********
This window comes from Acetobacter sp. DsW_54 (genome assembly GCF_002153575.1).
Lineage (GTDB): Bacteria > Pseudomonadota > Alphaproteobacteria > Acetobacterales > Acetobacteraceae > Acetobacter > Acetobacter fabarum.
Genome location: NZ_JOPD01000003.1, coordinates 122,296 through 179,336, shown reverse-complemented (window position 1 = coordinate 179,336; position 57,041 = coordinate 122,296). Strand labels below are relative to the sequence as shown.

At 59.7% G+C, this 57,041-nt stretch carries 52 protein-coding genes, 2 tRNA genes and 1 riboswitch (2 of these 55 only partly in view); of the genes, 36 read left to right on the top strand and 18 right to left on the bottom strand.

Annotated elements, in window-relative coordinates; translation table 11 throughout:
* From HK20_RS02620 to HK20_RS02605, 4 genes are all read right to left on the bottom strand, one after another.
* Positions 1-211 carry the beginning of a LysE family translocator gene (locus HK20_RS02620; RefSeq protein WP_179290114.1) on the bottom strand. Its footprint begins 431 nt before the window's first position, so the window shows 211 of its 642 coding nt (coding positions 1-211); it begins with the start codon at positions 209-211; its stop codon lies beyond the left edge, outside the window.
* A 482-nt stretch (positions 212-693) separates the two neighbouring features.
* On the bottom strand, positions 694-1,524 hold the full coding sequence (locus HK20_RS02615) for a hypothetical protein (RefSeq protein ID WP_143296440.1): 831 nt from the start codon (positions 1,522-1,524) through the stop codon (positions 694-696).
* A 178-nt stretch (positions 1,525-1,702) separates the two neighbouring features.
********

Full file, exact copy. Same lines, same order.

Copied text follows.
This window comes from Acetobacter sp. DsW_54 (genome assembly GCF_002153575.1).
Lineage (GTDB): Bacteria > Pseudomonadota > Alphaproteobacteria > Acetobacterales > Acetobacteraceae > Acetobacter > Acetobacter fabarum.
Genome location: NZ_JOPD01000003.1, coordinates 122,296 through 179,336, shown reverse-complemented (window position 1 = coordinate 179,336; position 57,041 = coordinate 122,296). Strand labels below are relative to the sequence as shown.

At 59.7% G+C, this 57,041-nt stretch carries 52 protein-coding genes, 2 tRNA genes and 1 riboswitch (2 of these 55 only partly in view); of the genes, 36 read left to right on the top strand and 18 right to left on the bottom strand.

Annotated elements, in window-relative coordinates; translation table 11 throughout:
* From HK20_RS02620 to HK20_RS02605, 4 genes are all read right to left on the bottom strand, one after another.
* Positions 1-211 carry the beginning of a LysE family translocator gene (locus HK20_RS02620; RefSeq protein WP_179290114.1) on the bottom strand. Its footprint begins 431 nt before the window's first position, so the window shows 211 of its 642 coding nt (coding positions 1-211); it begins with the start codon at positions 209-211; its stop codon lies beyond the left edge, outside the window.
* A 482-nt stretch (positions 212-693) separates the two neighbouring features.
* On the bottom strand, positions 694-1,524 hold the full coding sequence (locus HK20_RS02615) for a hypothetical protein (RefSeq protein ID WP_143296440.1): 831 nt from the start codon (positions 1,522-1,524) through the stop codon (positions 694-696).
* A 178-nt stretch (positions 1,525-1,702) separates the two neighbouring features.